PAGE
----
Jenny Reeder


E-history: Tailoring the Future to Meet our History
November 7, 2006, 3:08 am
Filed under: Uncategorized

I am completely fascinated by the juxtaposition of e-books and graduate scholarship and preparation and training to enter the academic world. While I love the idea of an e-book for the possibility of easy access and quick searching, perhaps it is the old fogey historian in me that needs something tangible to touch and hold if I’m going to sit down and really read. I want to be able to mark something up, to feel the weight of how many pages are left, to thumb back through my scribbled margins, and to see the transitions of skilled writers between paragraphs and chapters.

That said, I also am attracted to hypertext, to the possibility of linking straight to a source (imagine–even a manuscript, a journal, a newspaper scan, a map). E-books feel more accessible, less constrained, and more connected… to other electronic sources. What have I lost by relying only on hypertext and not on good old-fashioned library searching? When will the gap be completed? When will everything be available at my fingertips? Or will it?
Patrick Manning adds another important level to this discussion–what implications does this have for academic history? What about graduate study? If the wave of history is electronic, how are graduate students being trained to meet the wave? He says, “doctoral programs need to go beyond producing research monographs, preparing in addition to guarantee the ‘generation succession’ of the discipline.” He makes some interesting points about the traditional “first book” by new PhDs to modify but not transform historical interpretation, that there is no room for innovation in the quest for tenure. He argues that in order to meet the present and future electronic wave, young scholars need to apply innovate strategies rather than maintain tradition.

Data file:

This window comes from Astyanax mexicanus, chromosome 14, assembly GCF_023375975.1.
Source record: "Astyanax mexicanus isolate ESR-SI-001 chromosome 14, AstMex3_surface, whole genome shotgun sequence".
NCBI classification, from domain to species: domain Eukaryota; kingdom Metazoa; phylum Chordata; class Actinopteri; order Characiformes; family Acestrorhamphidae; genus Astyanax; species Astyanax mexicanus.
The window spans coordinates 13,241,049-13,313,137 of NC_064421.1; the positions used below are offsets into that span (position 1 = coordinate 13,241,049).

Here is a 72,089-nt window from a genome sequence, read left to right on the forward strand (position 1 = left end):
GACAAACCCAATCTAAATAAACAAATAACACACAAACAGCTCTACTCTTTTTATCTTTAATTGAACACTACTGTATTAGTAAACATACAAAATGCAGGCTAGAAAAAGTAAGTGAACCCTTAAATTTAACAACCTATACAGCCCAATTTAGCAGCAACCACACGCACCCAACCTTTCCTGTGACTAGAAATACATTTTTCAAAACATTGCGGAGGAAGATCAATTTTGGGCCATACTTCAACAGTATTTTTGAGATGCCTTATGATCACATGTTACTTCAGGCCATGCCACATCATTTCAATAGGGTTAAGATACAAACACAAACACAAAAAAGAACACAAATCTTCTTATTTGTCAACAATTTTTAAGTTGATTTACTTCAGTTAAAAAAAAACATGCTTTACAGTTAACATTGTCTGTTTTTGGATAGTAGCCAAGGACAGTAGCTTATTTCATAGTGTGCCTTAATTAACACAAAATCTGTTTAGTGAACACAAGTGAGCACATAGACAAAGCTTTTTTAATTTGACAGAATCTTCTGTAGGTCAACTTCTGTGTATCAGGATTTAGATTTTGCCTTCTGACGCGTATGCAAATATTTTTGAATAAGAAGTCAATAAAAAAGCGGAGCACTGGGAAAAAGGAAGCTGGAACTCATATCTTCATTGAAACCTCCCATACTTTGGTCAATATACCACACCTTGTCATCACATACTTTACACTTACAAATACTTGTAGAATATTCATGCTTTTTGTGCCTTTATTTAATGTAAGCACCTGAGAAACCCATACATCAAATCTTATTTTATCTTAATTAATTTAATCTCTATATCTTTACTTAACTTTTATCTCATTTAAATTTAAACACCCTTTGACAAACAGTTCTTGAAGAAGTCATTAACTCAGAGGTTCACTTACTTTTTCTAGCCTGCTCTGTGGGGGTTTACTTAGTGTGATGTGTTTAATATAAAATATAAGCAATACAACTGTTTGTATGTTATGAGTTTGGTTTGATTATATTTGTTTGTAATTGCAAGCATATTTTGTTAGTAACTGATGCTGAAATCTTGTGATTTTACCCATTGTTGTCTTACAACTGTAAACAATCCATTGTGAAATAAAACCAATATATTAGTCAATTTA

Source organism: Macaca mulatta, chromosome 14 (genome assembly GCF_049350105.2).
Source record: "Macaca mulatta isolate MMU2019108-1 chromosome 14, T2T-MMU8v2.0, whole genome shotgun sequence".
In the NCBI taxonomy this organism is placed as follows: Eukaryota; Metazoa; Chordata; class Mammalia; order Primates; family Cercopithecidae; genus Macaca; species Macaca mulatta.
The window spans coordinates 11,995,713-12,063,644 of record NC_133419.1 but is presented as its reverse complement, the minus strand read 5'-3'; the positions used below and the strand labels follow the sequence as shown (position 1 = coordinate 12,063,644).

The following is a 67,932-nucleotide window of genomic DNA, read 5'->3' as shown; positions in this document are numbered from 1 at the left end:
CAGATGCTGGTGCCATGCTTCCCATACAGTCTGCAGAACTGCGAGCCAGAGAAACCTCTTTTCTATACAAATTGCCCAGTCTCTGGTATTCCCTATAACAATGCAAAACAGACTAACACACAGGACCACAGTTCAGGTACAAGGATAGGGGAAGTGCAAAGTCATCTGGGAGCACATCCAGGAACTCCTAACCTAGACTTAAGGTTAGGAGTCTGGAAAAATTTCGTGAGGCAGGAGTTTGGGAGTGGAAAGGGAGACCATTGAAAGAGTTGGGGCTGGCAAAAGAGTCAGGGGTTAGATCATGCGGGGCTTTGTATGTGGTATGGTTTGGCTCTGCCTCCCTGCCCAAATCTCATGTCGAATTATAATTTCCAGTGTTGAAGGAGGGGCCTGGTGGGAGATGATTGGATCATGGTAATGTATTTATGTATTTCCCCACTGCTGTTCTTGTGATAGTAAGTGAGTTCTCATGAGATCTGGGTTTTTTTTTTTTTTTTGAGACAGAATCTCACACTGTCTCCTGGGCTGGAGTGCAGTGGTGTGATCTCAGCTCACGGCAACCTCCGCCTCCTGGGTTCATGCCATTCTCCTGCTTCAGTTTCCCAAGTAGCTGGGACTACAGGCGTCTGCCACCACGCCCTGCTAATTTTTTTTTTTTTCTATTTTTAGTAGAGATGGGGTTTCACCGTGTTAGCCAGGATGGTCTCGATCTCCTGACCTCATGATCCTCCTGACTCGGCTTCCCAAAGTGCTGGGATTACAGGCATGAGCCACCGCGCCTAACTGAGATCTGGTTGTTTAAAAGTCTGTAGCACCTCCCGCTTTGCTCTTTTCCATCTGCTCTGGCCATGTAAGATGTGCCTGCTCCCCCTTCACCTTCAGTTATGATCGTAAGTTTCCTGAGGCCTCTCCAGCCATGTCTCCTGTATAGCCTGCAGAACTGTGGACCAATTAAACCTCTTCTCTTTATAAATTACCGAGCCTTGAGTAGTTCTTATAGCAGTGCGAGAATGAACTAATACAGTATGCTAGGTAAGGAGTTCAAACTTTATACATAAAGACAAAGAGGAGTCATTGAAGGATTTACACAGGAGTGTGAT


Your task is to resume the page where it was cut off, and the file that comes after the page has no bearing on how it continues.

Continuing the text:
As I explore my own possibilities for a dissertation, I find myself intrigued by Manning’s argument… and also guided by the need to find a job upon graduation. As so many of my PhD friends warn me, I need to keep job possibilities in mind as I explore dissertations.

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2 Comments so far
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On your last point Jenny, I have to completely sympathize. Though I already have my job, I have been encouraged to write a dissertation that benefits not only myself, but also my department. I have great resources here, people who can help direct me to the materials I need and the topics I may need to cover. But for my whole experience to be a success, for my department to feel it was smart to pay for part of my education, I need to produce a ‘worthy’ dissertation. The pressure on this side is just as bad as on your side, trust me!

Comment by Jennifer Levasseur

Jen – my suggestion is to write a dissertation on a subject that, in order of priority (a) interests you, (b) is executable within a reasonable amount of time and (c) meets department approval. I don’t mean to minimize the importance of department approval and “scholarly worthiness,” but spending that much effort on a project that doesn’t float your boat is too much like work.
On a secondary note, please give my website and/or blog a visit. I haven’t had a comment in weeks and am beginning to wonder if they can be accessed.

Comment by John




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